The Encyclopedia of Arda - an interactive guide to the world of J.R.R. Tolkien
The far northwest of Middle-earth
A translation of Elvish Eriador, 'lonely land'
Other names


About this entry:

  • Updated 9 February 2015
  • This entry is complete


The wide lands of Eriador

Map of the Lone-lands
The geography of the Lone-lands of Eriador

The name among Men and Hobbits for the wide region of northern Middle-earth that lay between the Blue Mountains in the west and the Misty Mountains in the east. The name 'Lone-lands' is a close translation of the Elvish name for this region, Eriador

Historically, this part of Middle-earth had fallen within the North-kingdom of Arnor, and was ruled over by Elendil and his descendants from their capital at Annúminas on Lake Evendim. Dissent and warfare caused that kingdom to break apart, and an invasion by the forces of Angmar wiped out even the remnants of the earlier kingdom. Angmar was itself defeated by the armies of Gondor, but when those armies returned into the south, what had once been a prosperous country was left barren and deserted. It is presumably at this time (the years after III 1975) that the names 'Eriador' and 'Lone-lands' were first used for the newly empty wilds.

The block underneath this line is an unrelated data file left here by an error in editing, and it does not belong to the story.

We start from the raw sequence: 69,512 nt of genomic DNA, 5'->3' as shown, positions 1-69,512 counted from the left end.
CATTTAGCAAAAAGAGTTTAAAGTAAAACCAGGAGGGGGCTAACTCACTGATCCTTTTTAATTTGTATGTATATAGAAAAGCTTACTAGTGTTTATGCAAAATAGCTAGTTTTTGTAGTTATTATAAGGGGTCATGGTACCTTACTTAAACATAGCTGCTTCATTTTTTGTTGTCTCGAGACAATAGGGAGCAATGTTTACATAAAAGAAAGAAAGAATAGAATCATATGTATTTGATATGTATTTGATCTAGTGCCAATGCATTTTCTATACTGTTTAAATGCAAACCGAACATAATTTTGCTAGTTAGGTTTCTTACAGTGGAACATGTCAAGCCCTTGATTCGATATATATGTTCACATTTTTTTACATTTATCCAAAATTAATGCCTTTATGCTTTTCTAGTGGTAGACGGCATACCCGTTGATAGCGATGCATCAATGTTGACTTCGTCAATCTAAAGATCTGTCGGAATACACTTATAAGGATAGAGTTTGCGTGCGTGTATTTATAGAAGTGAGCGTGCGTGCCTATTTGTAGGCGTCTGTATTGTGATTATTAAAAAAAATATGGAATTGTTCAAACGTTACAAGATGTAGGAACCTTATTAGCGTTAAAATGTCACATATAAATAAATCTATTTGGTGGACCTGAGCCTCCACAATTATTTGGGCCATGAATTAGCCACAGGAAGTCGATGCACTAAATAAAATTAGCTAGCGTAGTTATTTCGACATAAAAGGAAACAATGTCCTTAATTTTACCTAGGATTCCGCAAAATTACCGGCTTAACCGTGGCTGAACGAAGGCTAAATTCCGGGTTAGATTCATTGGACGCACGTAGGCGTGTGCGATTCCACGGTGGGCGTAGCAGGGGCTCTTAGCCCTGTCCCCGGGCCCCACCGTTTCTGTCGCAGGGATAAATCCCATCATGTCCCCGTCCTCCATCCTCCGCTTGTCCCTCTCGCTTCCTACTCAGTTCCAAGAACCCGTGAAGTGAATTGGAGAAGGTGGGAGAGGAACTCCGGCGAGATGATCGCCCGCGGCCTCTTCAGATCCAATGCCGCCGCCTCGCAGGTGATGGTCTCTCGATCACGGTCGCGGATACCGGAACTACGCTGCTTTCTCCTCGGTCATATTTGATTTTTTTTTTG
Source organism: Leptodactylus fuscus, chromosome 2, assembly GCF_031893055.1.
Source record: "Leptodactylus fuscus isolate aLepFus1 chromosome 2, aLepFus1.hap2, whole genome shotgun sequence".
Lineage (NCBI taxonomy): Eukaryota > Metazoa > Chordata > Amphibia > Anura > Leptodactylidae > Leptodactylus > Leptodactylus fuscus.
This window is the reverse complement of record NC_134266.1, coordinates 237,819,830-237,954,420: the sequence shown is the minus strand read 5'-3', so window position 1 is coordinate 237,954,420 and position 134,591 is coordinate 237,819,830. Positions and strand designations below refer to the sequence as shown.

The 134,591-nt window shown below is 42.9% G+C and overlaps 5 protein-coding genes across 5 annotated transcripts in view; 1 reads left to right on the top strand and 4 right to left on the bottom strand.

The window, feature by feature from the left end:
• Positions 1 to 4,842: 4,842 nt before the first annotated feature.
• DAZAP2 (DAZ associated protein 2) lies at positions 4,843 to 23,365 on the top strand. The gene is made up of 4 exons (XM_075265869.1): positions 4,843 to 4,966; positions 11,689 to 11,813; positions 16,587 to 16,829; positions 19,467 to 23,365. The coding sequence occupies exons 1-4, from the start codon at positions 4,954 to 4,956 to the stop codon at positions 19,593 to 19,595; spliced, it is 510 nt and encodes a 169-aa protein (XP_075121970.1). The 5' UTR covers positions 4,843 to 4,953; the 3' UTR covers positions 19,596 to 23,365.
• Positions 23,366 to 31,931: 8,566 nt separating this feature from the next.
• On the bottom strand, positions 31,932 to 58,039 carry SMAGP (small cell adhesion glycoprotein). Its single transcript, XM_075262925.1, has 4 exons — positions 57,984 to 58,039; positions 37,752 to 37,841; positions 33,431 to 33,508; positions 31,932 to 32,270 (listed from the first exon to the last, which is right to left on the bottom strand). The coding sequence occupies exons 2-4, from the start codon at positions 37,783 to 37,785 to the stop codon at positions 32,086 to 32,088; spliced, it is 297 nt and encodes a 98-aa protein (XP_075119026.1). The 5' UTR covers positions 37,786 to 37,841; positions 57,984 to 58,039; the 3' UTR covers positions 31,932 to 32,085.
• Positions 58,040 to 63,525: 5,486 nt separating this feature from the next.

Even after this time, isolated pockets of civilization remained among the Lone-lands, most notably in the Shire and the Bree-land. Outside these enclaves, the lands of the lost realm of Arnor had reverted for the most part to a dangerous wilderness, peopled by wanderers. Among these wanderers were the Rangers, the descendants of the Kings of Arnor, from whom Aragorn eventually arose to refound the Kingdoms of the Dúnedain. He once again established a capital at Annúminas, and after his reign began in III 3019, it is likely that the Lone-lands once again became populated and prosperous.

See also...

Angmar, Forsaken Inn

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